HARVARD SQUARE COMMENTARY

October 29, 2007
From the Editor

John Turner


I learned this week that Chuck Norris has swung his support behind Mike Huckabee for president. I don't know whether I should let that influence my political thinking or not. I suppose it should convince me that Mr. Huckabee would pursue a muscular foreign policy. But it could be that muscularity is not exactly what the United States needs at the moment.

Roger Cohen, who I thought for a time was a fairly sensible thinker about foreign policy, has decided that he wants the Germans in Afghanistan to kill more people and to get more of themselves killed too, the latter as a symbol of their commitment to all things good in the world. Vigorous killing seems to appeal to him, at least in Afghanistan, as the only way forward.

The Sacred Order of the External Mind has been much on my mind this week, after I read a long article saying that the internet needs to be revamped so that everybody can watch a movie on his laptop at the same time. I suppose it would be convenient to have the internet and television combined. It's a thing we've been promised for quite a while, but I've noticed that electronic transformations, which are said to be just around the corner, often take their time in arriving.

Paul Krugman reminded me that it would be a good thing if we would have a discussion about the existence of Islamofascism. Is there such a thing? I've heard quite a few crazy people talking about it recently without -- as is their wont -- defining it precisely. What do you think? When crazy people talk about something, does that mean it's not there?

There's a reasonably provocative article in the current Atlantic by Paul Elie about a resurgence of regard for the writings of Reinhold Niebuhr. In the interest of honesty, I should confess that I have generally thought of Niebuhr as an interesting thinker but not the intellectual dynamo some people have held him to be. Anyway, Elie says that fresh concern with his work should have been a source of clarity and intelligent perspective. But that hasn't been the case. Rather, it has been a source of the bizarre and the perplexing. Elie is right but I don't think we can say that's Niebuhr's fault.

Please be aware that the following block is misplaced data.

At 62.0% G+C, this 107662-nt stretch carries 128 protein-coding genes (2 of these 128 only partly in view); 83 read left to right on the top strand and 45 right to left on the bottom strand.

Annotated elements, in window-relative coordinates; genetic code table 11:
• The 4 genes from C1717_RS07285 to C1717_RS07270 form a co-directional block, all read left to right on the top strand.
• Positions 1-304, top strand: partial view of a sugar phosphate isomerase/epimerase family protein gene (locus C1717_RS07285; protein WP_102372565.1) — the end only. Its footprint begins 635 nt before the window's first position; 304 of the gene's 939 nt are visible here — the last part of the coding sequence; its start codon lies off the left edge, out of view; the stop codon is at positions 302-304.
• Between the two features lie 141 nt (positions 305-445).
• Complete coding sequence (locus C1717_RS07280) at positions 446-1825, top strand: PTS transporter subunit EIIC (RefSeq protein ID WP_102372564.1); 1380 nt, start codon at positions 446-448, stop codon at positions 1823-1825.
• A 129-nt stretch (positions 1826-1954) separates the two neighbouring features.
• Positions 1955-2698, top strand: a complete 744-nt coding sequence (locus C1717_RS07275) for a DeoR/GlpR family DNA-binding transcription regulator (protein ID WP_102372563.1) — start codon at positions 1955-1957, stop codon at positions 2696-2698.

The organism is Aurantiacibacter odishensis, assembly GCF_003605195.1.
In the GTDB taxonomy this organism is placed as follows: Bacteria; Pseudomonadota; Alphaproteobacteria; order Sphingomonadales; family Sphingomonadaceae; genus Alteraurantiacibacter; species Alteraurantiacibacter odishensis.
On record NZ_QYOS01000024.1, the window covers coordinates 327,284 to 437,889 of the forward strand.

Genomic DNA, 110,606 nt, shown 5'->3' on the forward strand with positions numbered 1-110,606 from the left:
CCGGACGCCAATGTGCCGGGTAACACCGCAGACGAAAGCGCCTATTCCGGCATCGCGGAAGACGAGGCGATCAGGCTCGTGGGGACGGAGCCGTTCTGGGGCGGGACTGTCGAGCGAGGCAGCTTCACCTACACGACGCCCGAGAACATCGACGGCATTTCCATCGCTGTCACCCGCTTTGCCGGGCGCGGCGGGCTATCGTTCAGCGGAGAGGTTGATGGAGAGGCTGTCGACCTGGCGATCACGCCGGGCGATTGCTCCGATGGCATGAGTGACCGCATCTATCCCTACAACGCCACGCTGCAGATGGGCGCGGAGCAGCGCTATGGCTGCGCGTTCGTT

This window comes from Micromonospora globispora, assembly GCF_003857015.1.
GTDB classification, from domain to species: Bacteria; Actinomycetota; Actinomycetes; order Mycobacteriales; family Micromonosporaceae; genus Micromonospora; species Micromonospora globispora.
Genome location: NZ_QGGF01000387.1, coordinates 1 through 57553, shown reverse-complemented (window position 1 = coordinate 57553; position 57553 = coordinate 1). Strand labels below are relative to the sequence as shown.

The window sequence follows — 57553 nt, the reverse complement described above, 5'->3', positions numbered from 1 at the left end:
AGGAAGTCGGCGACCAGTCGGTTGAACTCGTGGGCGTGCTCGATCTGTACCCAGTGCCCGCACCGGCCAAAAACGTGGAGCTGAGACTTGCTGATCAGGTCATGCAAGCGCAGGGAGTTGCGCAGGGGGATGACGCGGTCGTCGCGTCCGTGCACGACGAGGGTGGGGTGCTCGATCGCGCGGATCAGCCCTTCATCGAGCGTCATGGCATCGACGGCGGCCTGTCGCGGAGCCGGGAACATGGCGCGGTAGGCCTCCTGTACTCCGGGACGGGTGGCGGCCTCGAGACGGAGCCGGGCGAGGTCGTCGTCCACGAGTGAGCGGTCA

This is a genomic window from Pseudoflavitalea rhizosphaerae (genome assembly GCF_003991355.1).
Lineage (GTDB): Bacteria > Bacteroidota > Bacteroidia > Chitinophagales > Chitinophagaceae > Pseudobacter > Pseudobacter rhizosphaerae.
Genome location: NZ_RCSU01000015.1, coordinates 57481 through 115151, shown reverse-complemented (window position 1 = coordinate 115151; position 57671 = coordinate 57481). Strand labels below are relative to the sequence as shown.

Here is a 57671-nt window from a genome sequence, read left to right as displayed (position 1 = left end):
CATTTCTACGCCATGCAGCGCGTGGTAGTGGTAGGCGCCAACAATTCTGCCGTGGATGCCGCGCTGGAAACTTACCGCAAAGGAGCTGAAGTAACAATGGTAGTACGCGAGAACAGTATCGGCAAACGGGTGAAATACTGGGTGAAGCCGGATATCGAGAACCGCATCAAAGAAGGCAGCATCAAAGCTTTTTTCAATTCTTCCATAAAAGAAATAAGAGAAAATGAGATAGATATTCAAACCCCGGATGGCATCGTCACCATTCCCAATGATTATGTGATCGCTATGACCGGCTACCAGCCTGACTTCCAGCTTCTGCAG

Thinking of Niebuhr, who was seen in the past as a great champion of political realism, reminds me that I'm sick of hearing people say that Bush's plan to remake the Middle East was an exercise in idealism. Using "idealism" in that way is a travesty.

I learned by watching the McLaughlin Group that Pakistan is the most dangerous country in the world, and that the central government there is about to fall apart. Musharraf may be losing his grip, and if he falls, the influence of al Qaeda on the government will be much enhanced. I doubt that things are quite that dire, but it's not a place I would go on vacation right now -- even though I do like Pakistani food.

I watched Bionic Woman for the first time and discovered that the main character longs for romance and love like any normal girl, but finds that having the power to smash any potential lover to bits gets in the way of ordinary amour.   It may be that regular guys wouldn't be drawn to the condition.

On Real Time, I heard about two searching questions Andrew Sullivan would like to put to the current batch of Republican candidates for president.
If, when Osama was in the womb, would you have aborted him? And, if you could prevent a terrorist attack by having sex with a man, would you do it? I confess, I would enjoy watching Mitt Romney respond to those.

The Red Sox won the World Series. I thought they would, but I wish it hadn't been quite so easy.

Next week, I'll be in Florida. So, then, I can report to you how things are going in the real world.


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